5Kate: Race and Wellness Fair for Mental Health

SCRANTON, Pa. -- When a man from Scranton lost his daughter to suicide three years ago, he penned an obituary that ended up being read around the world.

Ed Shoener highlighted his daughter Katie's many accomplishments but also didn't shy away from talking about her battles with mental illness.

The legacy of talking about it lives on in Lackawanna County on Saturday and you can take part.

Shoener had buried his daughter Katie only a few weeks before he spoke with Newswatch 16 in Scranton back in 2016.

"Bipolar did not define Katie," Shoener said.

Ed wrote an obituary seen the world over, detailing 29-year-old Katie's battle with depression and bipolar disorder. Katie took her own life.

"People should not say she is bipolar, or he is schizophrenia That's not who they are. They are a child of God, so I think a lot of it is how we talk about it as a society -- that it is an illness and we should be able to talk about it."

Three years later, his daughter-in-law, Sarah Shoener, is busy planning for a big weekend -- the annual 5Kate sponsored by the organization she helped create: The Katie Foundation.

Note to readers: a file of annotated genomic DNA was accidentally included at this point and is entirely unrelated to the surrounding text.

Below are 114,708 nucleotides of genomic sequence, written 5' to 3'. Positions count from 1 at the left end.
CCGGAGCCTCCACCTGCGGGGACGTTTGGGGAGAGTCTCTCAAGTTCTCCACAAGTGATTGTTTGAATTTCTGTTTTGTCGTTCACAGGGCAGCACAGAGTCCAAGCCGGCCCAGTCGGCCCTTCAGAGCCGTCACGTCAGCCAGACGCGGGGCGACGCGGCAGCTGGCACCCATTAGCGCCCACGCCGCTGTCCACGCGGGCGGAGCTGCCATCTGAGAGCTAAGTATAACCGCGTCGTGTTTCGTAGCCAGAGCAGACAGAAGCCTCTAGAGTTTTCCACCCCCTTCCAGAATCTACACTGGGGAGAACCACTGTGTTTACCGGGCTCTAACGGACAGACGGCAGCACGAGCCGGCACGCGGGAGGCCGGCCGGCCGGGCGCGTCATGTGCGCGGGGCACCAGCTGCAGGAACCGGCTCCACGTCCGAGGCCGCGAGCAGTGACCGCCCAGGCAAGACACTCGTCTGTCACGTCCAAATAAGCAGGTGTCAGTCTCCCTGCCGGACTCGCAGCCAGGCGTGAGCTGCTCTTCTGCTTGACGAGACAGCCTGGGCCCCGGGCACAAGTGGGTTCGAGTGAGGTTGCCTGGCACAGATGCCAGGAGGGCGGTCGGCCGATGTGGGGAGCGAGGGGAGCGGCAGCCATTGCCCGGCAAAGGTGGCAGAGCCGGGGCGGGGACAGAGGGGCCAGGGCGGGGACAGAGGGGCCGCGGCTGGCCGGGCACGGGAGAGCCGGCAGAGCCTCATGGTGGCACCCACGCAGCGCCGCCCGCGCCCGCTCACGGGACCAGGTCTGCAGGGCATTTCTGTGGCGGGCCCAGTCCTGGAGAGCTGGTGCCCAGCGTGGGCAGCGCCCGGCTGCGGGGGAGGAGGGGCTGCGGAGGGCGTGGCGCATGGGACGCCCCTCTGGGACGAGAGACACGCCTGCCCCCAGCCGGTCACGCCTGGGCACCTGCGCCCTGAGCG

"She was an avid baker. She was a soccer star. She was salutatorian of her class at Scranton High. Got an MBA in business," Sarah Shoener said about Katie.

Sarah says you would never know her friendly, funny sister-in-law suffered from depression and bipolar disorder.

Sarah, herself a licensed professional counselor, says that's a message she wants to convey.

"I think people are often afraid of asking the question, 'do you feel suicidal?' We can be afraid of the answer. What if someone is? What do I do with it?" Sarah said.

Saturday's 5Kate run at Nay Aug Park is meant to help answer those questions.

There will be a timed 5-K, a 1-mile walk, wellness fair, pony rides, basket raffles, food, music and more, all an effort to get people talking about a topic that isn't often talked about.

Sarah doesn't quite believe in "everything happens for a reason," but the Shoeners want people to know nobody has to hide.

"She didn't die to make everyone be more aware of mental illness. But if we can use her death to help other people, that's what the family has decided to do."

You can still register for the race by going to The Katie Foundation website. You can also show up on Saturday at Nay Aug Park to register.

Proceeds from the run go to the local chapter of the National Alliance on Mental Illness and to the Behavioral Institute at Geisinger Commonwealth School of Medicine.

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